Speaking at The American Legion's 92nd National Convention here, Secretary of the Air Force Michael Donley said that providing for airmen and their families will continue to be the service's "bottom line." He said it was "not only the right thing to do for our airmen, it is the smart thing to do for our Air Force."

Noting that 23,000 homes had been built or renovated for airmen and their families in fiscal 2010, Donley said the Air Force was increasing its community-based child care programs and plans to triple its number of liaison officers who work with Air Force children and local school systems.

Donley said that "nearly a decade of sustained combat operations" have imposed serious demands on Air Force families. He stressed the continuing need to support Air Force families and ensuring their health and wellness needs are properly met.

In his speech before thousands of Legionnaires at the Frontier Airlines Center, Donley touched on several other topics:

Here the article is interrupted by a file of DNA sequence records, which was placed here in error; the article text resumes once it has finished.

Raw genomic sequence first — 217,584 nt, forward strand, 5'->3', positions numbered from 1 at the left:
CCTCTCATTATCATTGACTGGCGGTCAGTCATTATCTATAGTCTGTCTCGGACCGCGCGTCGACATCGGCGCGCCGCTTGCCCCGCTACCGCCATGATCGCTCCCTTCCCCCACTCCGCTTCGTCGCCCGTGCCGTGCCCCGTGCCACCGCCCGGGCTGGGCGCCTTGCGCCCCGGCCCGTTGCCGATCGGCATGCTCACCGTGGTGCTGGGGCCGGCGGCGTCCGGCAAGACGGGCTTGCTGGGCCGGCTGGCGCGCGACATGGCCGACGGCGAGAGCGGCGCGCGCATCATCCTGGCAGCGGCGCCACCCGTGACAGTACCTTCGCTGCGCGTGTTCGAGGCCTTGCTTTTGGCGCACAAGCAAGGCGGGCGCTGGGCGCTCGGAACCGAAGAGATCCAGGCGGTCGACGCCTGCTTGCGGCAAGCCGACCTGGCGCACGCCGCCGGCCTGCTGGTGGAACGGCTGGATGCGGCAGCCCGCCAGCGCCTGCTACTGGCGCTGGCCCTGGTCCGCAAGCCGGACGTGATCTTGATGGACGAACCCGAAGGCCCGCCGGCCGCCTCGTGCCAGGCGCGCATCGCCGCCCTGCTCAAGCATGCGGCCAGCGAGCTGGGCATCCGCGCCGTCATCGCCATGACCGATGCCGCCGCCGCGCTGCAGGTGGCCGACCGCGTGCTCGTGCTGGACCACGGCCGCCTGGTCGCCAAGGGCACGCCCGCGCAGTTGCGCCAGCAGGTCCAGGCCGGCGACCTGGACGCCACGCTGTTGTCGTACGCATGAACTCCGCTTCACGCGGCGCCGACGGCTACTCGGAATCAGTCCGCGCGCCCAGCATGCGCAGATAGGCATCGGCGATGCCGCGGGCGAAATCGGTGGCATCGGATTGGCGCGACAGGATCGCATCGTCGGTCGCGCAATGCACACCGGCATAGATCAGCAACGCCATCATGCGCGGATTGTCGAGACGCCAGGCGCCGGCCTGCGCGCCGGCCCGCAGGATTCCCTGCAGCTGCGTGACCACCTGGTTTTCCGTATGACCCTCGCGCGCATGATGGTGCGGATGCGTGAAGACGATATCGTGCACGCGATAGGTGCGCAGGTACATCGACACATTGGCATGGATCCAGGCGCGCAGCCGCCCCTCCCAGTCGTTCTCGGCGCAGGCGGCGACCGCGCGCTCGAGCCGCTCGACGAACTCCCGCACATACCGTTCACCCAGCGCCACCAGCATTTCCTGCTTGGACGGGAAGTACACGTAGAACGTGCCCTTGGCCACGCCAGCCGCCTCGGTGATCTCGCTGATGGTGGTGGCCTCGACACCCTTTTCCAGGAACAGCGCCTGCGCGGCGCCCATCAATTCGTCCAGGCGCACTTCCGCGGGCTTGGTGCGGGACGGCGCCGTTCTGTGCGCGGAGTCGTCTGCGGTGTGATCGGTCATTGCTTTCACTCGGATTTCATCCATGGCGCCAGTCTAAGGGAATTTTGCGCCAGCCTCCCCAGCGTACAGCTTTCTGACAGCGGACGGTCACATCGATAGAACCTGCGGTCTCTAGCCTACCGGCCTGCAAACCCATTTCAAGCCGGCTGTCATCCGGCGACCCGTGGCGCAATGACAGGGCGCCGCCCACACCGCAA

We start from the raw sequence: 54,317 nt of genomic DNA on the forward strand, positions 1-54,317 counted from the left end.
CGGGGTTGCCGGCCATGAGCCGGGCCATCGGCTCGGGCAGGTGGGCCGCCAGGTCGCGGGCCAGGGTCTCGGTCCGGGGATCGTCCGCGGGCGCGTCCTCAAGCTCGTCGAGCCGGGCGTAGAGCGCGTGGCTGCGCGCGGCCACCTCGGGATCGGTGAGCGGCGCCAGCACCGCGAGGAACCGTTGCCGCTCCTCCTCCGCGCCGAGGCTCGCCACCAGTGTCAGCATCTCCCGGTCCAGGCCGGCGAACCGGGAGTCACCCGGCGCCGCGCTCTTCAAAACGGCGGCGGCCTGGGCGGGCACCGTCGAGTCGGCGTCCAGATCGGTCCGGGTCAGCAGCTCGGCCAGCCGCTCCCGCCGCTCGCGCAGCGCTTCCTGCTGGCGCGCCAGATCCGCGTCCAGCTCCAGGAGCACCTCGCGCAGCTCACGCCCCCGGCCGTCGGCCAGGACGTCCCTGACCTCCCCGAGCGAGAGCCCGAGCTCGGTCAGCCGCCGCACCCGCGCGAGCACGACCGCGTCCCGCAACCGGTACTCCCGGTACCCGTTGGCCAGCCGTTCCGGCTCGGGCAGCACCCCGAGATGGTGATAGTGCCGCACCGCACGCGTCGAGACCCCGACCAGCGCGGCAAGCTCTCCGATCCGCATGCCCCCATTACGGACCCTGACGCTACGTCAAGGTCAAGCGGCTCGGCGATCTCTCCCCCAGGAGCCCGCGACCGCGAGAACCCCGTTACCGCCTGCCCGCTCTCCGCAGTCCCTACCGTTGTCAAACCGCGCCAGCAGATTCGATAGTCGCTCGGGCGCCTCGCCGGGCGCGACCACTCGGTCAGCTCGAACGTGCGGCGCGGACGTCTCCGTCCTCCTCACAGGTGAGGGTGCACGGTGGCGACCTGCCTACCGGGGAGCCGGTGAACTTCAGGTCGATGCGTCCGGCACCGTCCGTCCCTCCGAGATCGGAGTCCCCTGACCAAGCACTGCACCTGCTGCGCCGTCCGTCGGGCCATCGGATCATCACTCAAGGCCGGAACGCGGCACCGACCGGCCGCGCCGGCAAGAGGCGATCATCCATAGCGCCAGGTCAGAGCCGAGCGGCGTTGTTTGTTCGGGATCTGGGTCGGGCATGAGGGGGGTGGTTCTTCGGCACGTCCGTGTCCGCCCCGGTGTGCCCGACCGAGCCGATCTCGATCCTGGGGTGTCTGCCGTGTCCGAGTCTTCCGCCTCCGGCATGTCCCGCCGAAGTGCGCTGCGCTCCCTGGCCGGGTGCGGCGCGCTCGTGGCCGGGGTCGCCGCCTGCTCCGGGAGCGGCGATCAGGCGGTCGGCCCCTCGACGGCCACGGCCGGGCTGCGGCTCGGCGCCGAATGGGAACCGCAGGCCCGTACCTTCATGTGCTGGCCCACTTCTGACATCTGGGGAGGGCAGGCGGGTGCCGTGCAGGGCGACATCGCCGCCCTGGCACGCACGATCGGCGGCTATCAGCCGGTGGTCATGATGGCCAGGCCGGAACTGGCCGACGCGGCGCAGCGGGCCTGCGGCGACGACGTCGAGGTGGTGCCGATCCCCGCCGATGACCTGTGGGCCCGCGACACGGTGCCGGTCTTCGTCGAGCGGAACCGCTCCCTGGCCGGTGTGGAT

• Because it is America's largest consumer of jet fuel (about 600,000 gallons per day), the Air Force has begun to certify its jet engines for the use of synthetic fuels

• Cyberspace, "the only manmade domain," continues to grow ever-faster, and the Air Force is linking its weapons systems and war fighters to an unprecedented amount of information. "We must and we will actively defend these networks," Donley said.

• America's global reach is a national asset and the Air Force contributes to it with more than 100 satellites operating 24/7. In the past year, airmen have flown more than 35,000 ISR (intelligence, surveillance and reconnaissance) missions. Since 9/11, the Air Force has transported 1.8 million passengers.

Telling Legionnaires that the future of our nation's defense will depend in part on the strength of public service, Donley said "the job of remaining prepared for what the future holds will never end."

With a current membership of 2.5-million wartime veterans, The American Legion was founded in 1919 on the four pillars of a strong national security, veterans affairs, Americanism, and youth programs. Legionnaires work for the betterment of their communities through more than 14,000 posts across the nation.


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